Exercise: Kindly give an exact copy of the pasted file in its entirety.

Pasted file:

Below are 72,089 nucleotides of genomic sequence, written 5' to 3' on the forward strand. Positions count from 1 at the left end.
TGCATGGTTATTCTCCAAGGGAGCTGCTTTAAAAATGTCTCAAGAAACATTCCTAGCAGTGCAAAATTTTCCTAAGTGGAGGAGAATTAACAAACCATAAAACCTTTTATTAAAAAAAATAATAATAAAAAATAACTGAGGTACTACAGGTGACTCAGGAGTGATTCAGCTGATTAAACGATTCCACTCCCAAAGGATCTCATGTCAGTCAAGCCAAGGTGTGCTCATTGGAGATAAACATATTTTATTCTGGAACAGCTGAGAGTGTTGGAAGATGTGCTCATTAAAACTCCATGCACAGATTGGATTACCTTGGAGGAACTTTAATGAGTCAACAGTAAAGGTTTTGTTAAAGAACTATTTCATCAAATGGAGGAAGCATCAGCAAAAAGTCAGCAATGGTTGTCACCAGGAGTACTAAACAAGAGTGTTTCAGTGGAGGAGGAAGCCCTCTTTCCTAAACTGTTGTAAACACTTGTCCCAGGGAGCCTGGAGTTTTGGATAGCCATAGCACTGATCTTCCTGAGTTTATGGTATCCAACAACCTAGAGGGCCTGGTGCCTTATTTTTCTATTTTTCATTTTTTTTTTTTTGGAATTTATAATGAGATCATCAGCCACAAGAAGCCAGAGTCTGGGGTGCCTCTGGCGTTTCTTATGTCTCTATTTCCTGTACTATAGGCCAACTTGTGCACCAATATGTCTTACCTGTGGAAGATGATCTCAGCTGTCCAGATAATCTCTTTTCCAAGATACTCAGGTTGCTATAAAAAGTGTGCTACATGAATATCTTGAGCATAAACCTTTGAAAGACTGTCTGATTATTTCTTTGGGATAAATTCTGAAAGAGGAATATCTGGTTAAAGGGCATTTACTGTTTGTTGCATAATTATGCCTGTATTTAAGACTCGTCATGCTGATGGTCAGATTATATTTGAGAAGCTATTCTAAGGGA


Below are 72,089 nucleotides of genomic sequence, written 5' to 3' on the forward strand. Positions count from 1 at the left end.
TGCATGGTTATTCTCCAAGGGAGCTGCTTTAAAAATGTCTCAAGAAACATTCCTAGCAGTGCAAAATTTTCCTAAGTGGAGGAGAATTAACAAACCATAAAACCTTTTATTAAAAAAAATAATAATAAAAAATAACTGAGGTACTACAGGTGACTCAGGAGTGATTCAGCTGATTAAACGATTCCACTCCCAAAGGATCTCATGTCAGTCAAGCCAAGGTGTGCTCATTGGAGATAAACATATTTTATTCTGGAACAGCTGAGAGTGTTGGAAGATGTGCTCATTAAAACTCCATGCACAGATTGGATTACCTTGGAGGAACTTTAATGAGTCAACAGTAAAGGTTTTGTTAAAGAACTATTTCATCAAATGGAGGAAGCATCAGCAAAAAGTCAGCAATGGTTGTCACCAGGAGTACTAAACAAGAGTGTTTCAGTGGAGGAGGAAGCCCTCTTTCCTAAACTGTTGTAAACACTTGTCCCAGGGAGCCTGGAGTTTTGGATAGCCATAGCACTGATCTTCCTGAGTTTATGGTATCCAACAACCTAGAGGGCCTGGTGCCTTATTTTTCTATTTTTCATTTTTTTTTTTTTGGAATTTATAATGAGATCATCAGCCACAAGAAGCCAGAGTCTGGGGTGCCTCTGGCGTTTCTTATGTCTCTATTTCCTGTACTATAGGCCAACTTGTGCACCAATATGTCTTACCTGTGGAAGATGATCTCAGCTGTCCAGATAATCTCTTTTCCAAGATACTCAGGTTGCTATAAAAAGTGTGCTACATGAATATCTTGAGCATAAACCTTTGAAAGACTGTCTGATTATTTCTTTGGGATAAATTCTGAAAGAGGAATATCTGGTTAAAGGGCATTTACTGTTTGTTGCATAATTATGCCTGTATTTAAGACTCGTCATGCTGATGGTCAGATTATATTTGAGAAGCTATTCTAAGGGA